do parents = great #kidmin leaders?

here’s the thing. i’m not a parent. but i know a lot about kids. my education (bachelor’s in elementary education, on my way towards a master’s in child development) and my experience (16 years in children’s ministry, 2 years teaching school), and my passion (i’ve felt called to the spiritual formation of children since high school) all contribute towards serving children and equipping parents in the church.

but sometimes, to some people, none of that matters. all that seems to matter is that i’m not a parent. and i understand that. i do. i have no doubt that when i have children, my perspective will be different. not better or worse, just different.

so let’s talk. what do you think?

if you are a church leader and not a parent:

how are you a great children’s ministry leader without having your own kids?

if a parent asks for advice, do you feel confident in your education and experience to respond?

if you are a church leader and a parent:

how are you a great children’s ministry leader because you have kids?

if a parent asks for advice, do you feel confident in your education, experience and your own parenting to respond?

looking forward to the conversation…


10 responses to this post.

  1. I feel the same way! I always knew I wanted to lead children’s ministry someday, but figured I’d have to wait until I was old, had my kids, and knew what I was talking about. Then, 5 years ago, God showed me that He had a plan for me in ministry–and I didn’t need to be a parent to do it. I never realized how much I feared that the parents in my church wouldn’t take me seriously until I was given a verse at our women’s retreat six months into being the director of our church’s children’s ministry, “For I will give you words and wisdom that none of your adversaries will be able to resist or contradict,” Luke 21:15.

    Surprisingly, for as much as I worried (and my executive pastor initially worried too, he said before giving me the directorship, “How will I tell my peers that I have a 23 year old leading our program? to which my mom (and mentor) responded, “She’ll be 24.”) that the parents of my church wouldn’t accept me in this position, I have only heard, “you’re not a parent” twice, and both were as jokes, once because I was trying to give away left over bottles of soda after an event, and another time because I was willing to have a girl’s sleepover. I can’t count the number of times parents have asked me for advice about their children though.

    I think being a non-parent leading a ministry to children and parents wasn’t a problem in my church because of the confidence our church’s leadership has in me. The people of our church know to trust the leadership, so if the leaders trust me, they should too. I also made sure to always have a parent with me on my staff team to make sure that as we did plan and dream and move forward, someone with that experience could weigh in.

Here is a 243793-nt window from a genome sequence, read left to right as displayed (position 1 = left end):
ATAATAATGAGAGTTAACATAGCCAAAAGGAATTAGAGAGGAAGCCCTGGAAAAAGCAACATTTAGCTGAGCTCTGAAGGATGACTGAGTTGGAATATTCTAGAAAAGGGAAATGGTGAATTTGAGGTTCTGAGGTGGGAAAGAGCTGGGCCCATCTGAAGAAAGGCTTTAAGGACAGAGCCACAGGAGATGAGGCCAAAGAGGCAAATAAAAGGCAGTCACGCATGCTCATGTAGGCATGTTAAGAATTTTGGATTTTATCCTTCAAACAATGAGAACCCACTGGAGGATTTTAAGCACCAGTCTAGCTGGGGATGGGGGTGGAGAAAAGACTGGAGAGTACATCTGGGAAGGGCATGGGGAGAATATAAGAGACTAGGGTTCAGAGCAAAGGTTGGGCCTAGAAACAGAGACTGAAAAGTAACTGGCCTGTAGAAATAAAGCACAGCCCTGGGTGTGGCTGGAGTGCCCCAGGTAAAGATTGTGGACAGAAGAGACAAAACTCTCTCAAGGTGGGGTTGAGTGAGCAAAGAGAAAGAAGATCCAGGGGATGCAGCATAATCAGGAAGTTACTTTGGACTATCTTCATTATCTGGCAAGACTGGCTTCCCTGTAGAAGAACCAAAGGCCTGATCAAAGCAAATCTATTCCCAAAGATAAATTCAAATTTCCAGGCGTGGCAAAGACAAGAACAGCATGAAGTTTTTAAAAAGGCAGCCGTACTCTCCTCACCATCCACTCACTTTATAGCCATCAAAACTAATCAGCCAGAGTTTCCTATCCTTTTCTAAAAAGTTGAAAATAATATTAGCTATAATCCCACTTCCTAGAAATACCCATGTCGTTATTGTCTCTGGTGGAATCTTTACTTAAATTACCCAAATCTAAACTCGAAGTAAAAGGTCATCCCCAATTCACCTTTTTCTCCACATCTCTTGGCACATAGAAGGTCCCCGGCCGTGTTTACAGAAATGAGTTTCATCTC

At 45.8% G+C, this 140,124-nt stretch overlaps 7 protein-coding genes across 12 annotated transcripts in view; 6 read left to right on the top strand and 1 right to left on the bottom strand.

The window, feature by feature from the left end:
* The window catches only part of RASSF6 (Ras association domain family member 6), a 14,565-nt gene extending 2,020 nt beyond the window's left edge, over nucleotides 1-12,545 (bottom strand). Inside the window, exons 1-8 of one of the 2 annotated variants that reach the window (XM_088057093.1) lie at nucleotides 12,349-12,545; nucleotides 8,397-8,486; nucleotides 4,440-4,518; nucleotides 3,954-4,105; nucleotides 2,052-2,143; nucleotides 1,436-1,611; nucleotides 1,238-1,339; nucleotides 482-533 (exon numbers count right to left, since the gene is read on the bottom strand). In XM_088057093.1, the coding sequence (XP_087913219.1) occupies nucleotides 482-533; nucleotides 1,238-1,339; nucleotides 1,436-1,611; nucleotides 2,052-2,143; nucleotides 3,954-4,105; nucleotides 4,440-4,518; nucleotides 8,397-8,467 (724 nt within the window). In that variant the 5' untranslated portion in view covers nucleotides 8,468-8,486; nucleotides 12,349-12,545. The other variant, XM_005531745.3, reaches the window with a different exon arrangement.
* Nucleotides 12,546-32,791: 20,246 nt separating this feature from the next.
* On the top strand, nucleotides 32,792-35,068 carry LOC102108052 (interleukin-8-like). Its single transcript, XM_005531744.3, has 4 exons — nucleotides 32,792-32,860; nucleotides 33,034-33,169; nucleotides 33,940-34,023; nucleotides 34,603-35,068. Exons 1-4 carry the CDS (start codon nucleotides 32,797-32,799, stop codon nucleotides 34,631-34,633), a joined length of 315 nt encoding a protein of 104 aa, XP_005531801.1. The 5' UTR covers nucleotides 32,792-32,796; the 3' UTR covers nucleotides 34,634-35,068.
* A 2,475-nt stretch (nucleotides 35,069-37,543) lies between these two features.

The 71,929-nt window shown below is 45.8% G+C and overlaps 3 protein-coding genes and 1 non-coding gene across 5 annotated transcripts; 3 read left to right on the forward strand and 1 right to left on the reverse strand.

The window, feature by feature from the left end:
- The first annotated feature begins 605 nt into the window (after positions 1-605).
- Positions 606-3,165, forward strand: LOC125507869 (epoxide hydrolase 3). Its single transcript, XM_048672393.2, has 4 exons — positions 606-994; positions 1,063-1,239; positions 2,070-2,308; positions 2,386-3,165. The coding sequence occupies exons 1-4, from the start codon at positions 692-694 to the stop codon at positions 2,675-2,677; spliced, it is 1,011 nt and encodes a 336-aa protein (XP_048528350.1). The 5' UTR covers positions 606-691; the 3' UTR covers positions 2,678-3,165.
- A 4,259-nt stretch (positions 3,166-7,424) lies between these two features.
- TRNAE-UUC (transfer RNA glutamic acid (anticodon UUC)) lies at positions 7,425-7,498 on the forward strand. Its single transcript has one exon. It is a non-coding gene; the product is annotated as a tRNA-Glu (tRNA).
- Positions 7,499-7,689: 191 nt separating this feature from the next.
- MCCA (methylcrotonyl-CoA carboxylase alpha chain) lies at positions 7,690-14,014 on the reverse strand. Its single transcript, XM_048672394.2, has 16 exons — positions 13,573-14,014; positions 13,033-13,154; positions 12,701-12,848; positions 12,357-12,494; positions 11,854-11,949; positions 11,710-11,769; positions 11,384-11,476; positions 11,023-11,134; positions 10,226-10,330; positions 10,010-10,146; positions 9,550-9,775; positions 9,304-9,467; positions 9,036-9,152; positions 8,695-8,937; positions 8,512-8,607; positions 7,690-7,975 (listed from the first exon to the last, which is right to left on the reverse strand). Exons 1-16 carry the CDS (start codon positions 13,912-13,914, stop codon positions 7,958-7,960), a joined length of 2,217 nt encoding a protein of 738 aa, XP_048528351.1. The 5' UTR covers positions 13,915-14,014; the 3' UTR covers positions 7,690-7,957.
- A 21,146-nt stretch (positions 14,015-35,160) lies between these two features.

Now that I am a parent, I don’t see the way I lead this program changing. Maybe I’m a little more motivated to find a few more nursery volunteers, but other than that, I don’t feel like my perspective has changed. My passion for reaching the children in our community has not increased. My love of children has not changed. My desire to help parents is the same. I do, however, feel like I am a better parent because of what I do in ministry–my years of working with so many different types of children, my interactions with parents and observations of so many different families have certainly enhanced what I’m doing with my child (not that we’re that far into to the parenting thing at 3 months though…).

    I have seen my relationship with the parents in our church change in that now they’re more like my peers and friends, where as before I was the girl who took care of their kids. And since our church is in a MAJOR baby boom, I have a special camaraderie with these other new moms. But has being a parent given me more or new confidence in what I do? No, God has already given me that confidence and continues to do so.


  2. The two may or may not be connected. I don’t like the philosophy of requiring parental involvement in children’s ministry. Having children doesn’t mean the person is safe, gifted, or passionate about kid min.


  3. Posted by Mary on May 5, 2010 at 9:34 am

    Parents are (usually) experts on their own children – but that does not make them experts on all children. It can sometimes mean they have an expectation that their child is ‘the norm’ and that all others should be seen in comparison. Their limited experience narrows their views to the multitude of potential and possibilities amongst the group we designat ‘children’.

    Someone whose ‘profession’ is children (whether or not they have their own is irrelevant) has a much wider understanding of the diversity and generalities. A good professional can say, ‘Generally speaking,…’ whilst knowing and acknowledging that every child is an individual. The experience they draw on from the different contexts in which they have lived and worked means that they may be able to offer a range of possibilties/answers in response to parents’ questions.


  4. I’m with Larry. Just because someone is a parent (even a great parent) doesn’t equate to a good kidmin worker. I know people who are frazzled by the own kids and would cave under the pressure of dealing with 30 or 40 kids. I also know people who have 4 or 5 or 6 kids themselves and deal superbly with that but seem like fish out of water when they are around other people’s kids.